Should Lavallee Be Convicted Of Murder Or Was It Self-Defense?

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Should Lavallee be Convicted of Murder or was it Self-Defense? R v Lavallee, [1990] 1 SCR 852, 76 CR (3d) 329 Thesis Lavallee should not be charged due to the fact that it was an act of self-defense and not murder. Profile of the Law Charter of Rights and Freedoms s. 231 subsection (7) “All murder that is not first degree murder is second degree murder” (All About Law). General Summary Angelique Lyn Lavallee, 22 (defendant) and Kevin Rust (victim) had an abusive relationship. Rust would beat and scared Lavallee to the point where she had to go to the emergency numerous amounts of times for a broken nose or cuts and scares. Yet she continued going back to him. The couple was hosting a party on the night of August 30th, 1986. Late in the night Rust had followed Lavallee into the bedroom where he began shouting obscene comments at her. Rust began slapping and pushing her then proceeded with hitting her twice on the head. Lavalle claimed that he said to her “if you don’t kill me first, ill kill you” while handing her a gun. Rust turned and started walking away when Lavallee pulled the trigger hitting Rust in the back of the …show more content…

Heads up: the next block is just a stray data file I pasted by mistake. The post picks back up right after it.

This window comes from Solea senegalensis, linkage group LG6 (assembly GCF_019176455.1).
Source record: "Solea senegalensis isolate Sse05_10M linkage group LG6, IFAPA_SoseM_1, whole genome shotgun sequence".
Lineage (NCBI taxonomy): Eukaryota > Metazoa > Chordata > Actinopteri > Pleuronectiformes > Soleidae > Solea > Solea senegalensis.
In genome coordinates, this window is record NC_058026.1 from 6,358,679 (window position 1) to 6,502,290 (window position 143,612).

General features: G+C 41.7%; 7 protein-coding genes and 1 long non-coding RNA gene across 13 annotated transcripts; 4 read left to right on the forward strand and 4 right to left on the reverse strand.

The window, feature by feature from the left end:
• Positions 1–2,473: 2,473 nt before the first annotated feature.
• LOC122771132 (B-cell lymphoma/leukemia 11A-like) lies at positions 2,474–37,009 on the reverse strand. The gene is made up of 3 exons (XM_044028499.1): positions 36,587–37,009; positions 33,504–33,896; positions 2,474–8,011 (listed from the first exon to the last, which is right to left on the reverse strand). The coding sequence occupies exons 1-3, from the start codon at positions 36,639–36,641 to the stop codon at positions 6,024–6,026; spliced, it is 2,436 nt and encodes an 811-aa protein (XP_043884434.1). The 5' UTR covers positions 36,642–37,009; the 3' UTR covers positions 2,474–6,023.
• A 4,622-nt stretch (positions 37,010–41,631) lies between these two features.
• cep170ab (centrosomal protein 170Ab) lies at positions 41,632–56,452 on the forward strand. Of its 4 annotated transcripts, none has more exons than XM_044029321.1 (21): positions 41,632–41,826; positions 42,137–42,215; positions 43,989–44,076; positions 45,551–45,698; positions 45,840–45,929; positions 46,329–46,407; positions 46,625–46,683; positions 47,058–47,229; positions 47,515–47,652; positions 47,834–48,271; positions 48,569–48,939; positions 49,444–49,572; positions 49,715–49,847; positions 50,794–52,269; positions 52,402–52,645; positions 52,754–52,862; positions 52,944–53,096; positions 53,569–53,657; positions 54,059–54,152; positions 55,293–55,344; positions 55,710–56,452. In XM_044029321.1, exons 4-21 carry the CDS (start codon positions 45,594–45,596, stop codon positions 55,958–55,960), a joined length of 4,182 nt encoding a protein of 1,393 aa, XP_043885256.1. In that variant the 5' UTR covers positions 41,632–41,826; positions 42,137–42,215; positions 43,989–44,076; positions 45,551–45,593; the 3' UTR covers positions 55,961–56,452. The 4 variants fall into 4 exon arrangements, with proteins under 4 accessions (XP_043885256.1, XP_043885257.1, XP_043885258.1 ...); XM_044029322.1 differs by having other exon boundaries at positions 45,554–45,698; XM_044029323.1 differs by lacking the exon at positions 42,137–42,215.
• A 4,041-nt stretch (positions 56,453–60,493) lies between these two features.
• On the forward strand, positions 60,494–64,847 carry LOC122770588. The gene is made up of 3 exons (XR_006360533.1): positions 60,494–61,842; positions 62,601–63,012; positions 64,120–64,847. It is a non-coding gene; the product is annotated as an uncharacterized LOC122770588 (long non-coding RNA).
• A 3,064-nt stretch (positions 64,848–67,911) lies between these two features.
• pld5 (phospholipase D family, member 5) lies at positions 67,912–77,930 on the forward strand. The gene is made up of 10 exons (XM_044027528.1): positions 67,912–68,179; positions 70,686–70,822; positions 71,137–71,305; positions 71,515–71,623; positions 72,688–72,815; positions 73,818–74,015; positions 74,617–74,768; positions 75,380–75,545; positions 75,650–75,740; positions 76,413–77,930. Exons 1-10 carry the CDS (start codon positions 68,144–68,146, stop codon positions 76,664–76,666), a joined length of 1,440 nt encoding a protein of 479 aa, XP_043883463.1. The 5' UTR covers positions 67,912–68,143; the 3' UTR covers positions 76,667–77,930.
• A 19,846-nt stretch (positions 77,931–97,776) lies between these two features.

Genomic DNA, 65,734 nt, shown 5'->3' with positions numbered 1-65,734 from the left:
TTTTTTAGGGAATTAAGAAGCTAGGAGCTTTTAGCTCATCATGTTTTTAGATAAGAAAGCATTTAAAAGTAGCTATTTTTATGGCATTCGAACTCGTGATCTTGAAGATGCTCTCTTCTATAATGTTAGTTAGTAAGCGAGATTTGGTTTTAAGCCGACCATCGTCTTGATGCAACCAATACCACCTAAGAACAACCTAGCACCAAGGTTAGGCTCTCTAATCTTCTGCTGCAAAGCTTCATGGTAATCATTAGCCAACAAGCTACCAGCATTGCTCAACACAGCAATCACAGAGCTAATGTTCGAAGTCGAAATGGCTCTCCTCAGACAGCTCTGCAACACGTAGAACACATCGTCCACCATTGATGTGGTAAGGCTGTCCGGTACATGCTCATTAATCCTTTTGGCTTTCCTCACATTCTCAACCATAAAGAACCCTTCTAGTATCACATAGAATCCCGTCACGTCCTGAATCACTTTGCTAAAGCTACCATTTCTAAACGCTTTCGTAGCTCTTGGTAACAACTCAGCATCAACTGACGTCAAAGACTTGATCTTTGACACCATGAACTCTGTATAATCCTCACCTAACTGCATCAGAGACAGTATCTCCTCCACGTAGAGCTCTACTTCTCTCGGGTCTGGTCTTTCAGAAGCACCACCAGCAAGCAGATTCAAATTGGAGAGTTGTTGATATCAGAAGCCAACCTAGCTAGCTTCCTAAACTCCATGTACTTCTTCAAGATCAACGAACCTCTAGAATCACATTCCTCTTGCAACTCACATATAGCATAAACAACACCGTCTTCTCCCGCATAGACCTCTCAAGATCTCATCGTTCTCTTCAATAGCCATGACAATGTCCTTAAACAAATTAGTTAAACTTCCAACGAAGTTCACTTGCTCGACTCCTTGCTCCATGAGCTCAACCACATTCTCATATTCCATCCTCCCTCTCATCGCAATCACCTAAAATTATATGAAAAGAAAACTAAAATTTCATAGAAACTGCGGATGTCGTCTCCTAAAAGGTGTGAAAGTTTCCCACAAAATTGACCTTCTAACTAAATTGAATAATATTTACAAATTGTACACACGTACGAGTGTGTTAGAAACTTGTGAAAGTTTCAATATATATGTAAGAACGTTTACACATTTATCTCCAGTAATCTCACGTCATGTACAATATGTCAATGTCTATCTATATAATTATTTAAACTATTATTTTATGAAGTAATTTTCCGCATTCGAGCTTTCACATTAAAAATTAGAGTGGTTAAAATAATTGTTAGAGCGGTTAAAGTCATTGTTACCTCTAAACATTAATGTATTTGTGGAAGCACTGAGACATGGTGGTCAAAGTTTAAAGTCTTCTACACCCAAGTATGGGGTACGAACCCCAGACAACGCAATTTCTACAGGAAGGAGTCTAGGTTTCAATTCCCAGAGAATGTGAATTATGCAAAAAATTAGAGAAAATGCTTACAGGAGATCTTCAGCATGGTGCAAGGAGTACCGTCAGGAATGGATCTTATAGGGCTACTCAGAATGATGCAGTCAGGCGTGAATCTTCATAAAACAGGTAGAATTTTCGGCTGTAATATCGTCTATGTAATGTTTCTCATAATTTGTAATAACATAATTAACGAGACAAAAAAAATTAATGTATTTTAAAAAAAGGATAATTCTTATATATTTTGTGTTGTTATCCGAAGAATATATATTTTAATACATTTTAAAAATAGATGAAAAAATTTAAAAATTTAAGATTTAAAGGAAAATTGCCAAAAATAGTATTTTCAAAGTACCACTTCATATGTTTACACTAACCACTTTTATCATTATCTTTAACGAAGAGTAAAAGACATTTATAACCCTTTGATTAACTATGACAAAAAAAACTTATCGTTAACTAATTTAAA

Lavallee claimed self-defense on a case of battered women syndrome. A psychiatrist – Dr. Shane - that Lavallee started seeing defended her in the case that she felt that is she didn’t do something she would be killed that night. Lavallee was acquitted and the Crown appealed the case. Manitoba Court of Appeal as crown said that he jury ignored critical evidence. It was also brought up that the testimony given by Dr. Shane was unlawful (his testimony would influence the jury’s decision). Manitoba Court of Appeal allowed the appeal; the case was then sent to the Supreme. At the Supreme Court of Canada evidence was shown that indicated that Lavallee had been suffering this abuse for years. Lavallee was acquitted due to the fact that she had acted out of

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